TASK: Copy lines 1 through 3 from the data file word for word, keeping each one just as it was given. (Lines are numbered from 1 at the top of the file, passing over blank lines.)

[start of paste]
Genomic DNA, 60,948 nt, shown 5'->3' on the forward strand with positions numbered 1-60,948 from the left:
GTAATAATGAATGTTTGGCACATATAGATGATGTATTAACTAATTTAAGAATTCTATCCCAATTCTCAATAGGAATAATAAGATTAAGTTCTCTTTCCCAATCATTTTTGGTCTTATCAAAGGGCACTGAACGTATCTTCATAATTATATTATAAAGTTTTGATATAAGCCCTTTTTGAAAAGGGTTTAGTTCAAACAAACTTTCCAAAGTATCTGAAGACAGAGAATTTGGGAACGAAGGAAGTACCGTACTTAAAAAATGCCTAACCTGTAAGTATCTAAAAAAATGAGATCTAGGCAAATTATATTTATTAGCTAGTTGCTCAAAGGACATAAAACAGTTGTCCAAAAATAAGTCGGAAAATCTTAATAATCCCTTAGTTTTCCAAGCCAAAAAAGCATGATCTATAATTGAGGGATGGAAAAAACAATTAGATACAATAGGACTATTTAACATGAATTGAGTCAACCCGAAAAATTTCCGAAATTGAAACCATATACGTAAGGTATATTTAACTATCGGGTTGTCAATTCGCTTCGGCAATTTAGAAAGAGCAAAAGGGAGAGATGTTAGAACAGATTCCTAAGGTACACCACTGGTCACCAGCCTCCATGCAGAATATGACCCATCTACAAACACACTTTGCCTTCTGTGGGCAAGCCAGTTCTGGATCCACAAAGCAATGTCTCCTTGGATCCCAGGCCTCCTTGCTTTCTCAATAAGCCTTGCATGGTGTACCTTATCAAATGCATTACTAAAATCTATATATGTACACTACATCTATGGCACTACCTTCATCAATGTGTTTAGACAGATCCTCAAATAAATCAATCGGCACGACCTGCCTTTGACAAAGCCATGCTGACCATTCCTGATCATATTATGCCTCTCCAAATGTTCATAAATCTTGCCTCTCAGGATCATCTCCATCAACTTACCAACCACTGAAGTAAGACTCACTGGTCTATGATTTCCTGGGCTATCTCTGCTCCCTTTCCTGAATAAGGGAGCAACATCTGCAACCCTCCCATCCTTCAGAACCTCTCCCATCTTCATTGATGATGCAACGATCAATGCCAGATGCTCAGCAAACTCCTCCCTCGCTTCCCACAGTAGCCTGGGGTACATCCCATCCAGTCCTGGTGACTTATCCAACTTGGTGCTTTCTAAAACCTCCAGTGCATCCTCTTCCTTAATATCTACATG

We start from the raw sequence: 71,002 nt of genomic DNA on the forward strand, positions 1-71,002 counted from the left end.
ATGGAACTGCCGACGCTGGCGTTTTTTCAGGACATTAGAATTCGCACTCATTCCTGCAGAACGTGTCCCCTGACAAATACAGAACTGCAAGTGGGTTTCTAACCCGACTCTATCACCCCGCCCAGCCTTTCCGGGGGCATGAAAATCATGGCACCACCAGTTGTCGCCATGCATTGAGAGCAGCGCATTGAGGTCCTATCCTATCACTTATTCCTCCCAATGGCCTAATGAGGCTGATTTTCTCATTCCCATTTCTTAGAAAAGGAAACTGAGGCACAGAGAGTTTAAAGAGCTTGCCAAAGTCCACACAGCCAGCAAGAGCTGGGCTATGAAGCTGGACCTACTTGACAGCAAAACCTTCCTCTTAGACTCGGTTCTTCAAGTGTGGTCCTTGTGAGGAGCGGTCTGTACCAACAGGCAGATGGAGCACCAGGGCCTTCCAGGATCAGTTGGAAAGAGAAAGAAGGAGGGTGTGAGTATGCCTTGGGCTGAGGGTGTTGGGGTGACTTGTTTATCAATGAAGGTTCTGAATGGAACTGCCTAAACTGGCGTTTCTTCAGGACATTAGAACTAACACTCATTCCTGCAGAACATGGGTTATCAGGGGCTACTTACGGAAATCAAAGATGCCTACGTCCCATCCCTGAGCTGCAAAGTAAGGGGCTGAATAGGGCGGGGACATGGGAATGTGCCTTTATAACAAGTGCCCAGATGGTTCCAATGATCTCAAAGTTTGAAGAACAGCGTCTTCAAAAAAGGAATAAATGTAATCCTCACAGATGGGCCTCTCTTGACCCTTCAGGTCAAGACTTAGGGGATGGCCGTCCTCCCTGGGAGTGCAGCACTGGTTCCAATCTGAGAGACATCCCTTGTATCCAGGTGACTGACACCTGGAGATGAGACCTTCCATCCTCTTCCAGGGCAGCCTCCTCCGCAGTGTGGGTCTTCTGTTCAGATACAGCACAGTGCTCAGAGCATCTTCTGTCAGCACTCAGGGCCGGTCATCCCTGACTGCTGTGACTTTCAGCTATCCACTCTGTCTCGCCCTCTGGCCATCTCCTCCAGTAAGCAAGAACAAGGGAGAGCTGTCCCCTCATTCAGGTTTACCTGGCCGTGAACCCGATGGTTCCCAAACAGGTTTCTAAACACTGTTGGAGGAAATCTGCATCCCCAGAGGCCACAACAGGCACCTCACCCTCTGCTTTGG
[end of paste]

Genomic DNA, 60,948 nt, shown 5'->3' on the forward strand with positions numbered 1-60,948 from the left:
GTAATAATGAATGTTTGGCACATATAGATGATGTATTAACTAATTTAAGAATTCTATCCCAATTCTCAATAGGAATAATAAGATTAAGTTCTCTTTCCCAATCATTTTTGGTCTTATCAAAGGGCACTGAACGTATCTTCATAATTATATTATAAAGTTTTGATATAAGCCCTTTTTGAAAAGGGTTTAGTTCAAACAAACTTTCCAAAGTATCTGAAGACAGAGAATTTGGGAACGAAGGAAGTACCGTACTTAAAAAATGCCTAACCTGTAAGTATCTAAAAAAATGAGATCTAGGCAAATTATATTTATTAGCTAGTTGCTCAAAGGACATAAAACAGTTGTCCAAAAATAAGTCGGAAAATCTTAATAATCCCTTAGTTTTCCAAGCCAAAAAAGCATGATCTATAATTGAGGGATGGAAAAAACAATTAGATACAATAGGACTATTTAACATGAATTGAGTCAACCCGAAAAATTTCCGAAATTGAAACCATATACGTAAGGTATATTTAACTATCGGGTTGTCAATTCGCTTCGGCAATTTAGAAAGAGCAAAAGGGAGAGATGTTAGAACAGATTCCTAAGGTACACCACTGGTCACCAGCCTCCATGCAGAATATGACCCATCTACAAACACACTTTGCCTTCTGTGGGCAAGCCAGTTCTGGATCCACAAAGCAATGTCTCCTTGGATCCCAGGCCTCCTTGCTTTCTCAATAAGCCTTGCATGGTGTACCTTATCAAATGCATTACTAAAATCTATATATGTACACTACATCTATGGCACTACCTTCATCAATGTGTTTAGACAGATCCTCAAATAAATCAATCGGCACGACCTGCCTTTGACAAAGCCATGCTGACCATTCCTGATCATATTATGCCTCTCCAAATGTTCATAAATCTTGCCTCTCAGGATCATCTCCATCAACTTACCAACCACTGAAGTAAGACTCACTGGTCTATGATTTCCTGGGCTATCTCTGCTCCCTTTCCTGAATAAGGGAGCAACATCTGCAACCCTCCCATCCTTCAGAACCTCTCCCATCTTCATTGATGATGCAACGATCAATGCCAGATGCTCAGCAAACTCCTCCCTCGCTTCCCACAGTAGCCTGGGGTACATCCCATCCAGTCCTGGTGACTTATCCAACTTGGTGCTTTCTAAAACCTCCAGTGCATCCTCTTCCTTAATATCTACATG

We start from the raw sequence: 71,002 nt of genomic DNA on the forward strand, positions 1-71,002 counted from the left end.